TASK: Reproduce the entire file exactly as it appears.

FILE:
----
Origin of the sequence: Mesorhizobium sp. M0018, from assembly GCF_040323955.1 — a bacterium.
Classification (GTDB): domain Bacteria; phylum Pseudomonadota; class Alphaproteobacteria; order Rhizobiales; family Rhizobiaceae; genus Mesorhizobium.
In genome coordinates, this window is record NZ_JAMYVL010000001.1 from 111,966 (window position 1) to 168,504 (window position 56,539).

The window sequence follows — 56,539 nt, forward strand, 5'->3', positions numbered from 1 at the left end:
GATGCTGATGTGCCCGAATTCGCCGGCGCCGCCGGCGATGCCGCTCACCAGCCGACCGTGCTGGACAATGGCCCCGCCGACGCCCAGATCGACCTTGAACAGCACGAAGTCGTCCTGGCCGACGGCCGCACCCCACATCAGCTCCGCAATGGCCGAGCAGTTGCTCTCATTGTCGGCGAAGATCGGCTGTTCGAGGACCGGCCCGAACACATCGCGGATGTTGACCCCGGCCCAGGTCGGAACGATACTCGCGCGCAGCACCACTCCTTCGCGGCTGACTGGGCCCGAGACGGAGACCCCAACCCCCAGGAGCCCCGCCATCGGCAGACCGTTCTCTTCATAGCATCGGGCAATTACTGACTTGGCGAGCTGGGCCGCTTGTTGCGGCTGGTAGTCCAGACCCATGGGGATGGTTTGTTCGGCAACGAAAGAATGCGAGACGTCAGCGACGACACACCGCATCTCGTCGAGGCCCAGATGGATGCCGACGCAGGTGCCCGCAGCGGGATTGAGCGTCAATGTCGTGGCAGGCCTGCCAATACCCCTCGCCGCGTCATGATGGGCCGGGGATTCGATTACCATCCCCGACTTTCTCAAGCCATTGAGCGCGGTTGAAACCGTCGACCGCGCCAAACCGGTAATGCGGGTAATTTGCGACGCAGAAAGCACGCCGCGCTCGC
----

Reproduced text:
Origin of the sequence: Mesorhizobium sp. M0018, from assembly GCF_040323955.1 — a bacterium.
Classification (GTDB): domain Bacteria; phylum Pseudomonadota; class Alphaproteobacteria; order Rhizobiales; family Rhizobiaceae; genus Mesorhizobium.
In genome coordinates, this window is record NZ_JAMYVL010000001.1 from 111,966 (window position 1) to 168,504 (window position 56,539).

The window sequence follows — 56,539 nt, forward strand, 5'->3', positions numbered from 1 at the left end:
GATGCTGATGTGCCCGAATTCGCCGGCGCCGCCGGCGATGCCGCTCACCAGCCGACCGTGCTGGACAATGGCCCCGCCGACGCCCAGATCGACCTTGAACAGCACGAAGTCGTCCTGGCCGACGGCCGCACCCCACATCAGCTCCGCAATGGCCGAGCAGTTGCTCTCATTGTCGGCGAAGATCGGCTGTTCGAGGACCGGCCCGAACACATCGCGGATGTTGACCCCGGCCCAGGTCGGAACGATACTCGCGCGCAGCACCACTCCTTCGCGGCTGACTGGGCCCGAGACGGAGACCCCAACCCCCAGGAGCCCCGCCATCGGCAGACCGTTCTCTTCATAGCATCGGGCAATTACTGACTTGGCGAGCTGGGCCGCTTGTTGCGGCTGGTAGTCCAGACCCATGGGGATGGTTTGTTCGGCAACGAAAGAATGCGAGACGTCAGCGACGACACACCGCATCTCGTCGAGGCCCAGATGGATGCCGACGCAGGTGCCCGCAGCGGGATTGAGCGTCAATGTCGTGGCAGGCCTGCCAATACCCCTCGCCGCGTCATGATGGGCCGGGGATTCGATTACCATCCCCGACTTTCTCAAGCCATTGAGCGCGGTTGAAACCGTCGACCGCGCCAAACCGGTAATGCGGGTAATTTGCGACGCAGAAAGCACGCCGCGCTCGC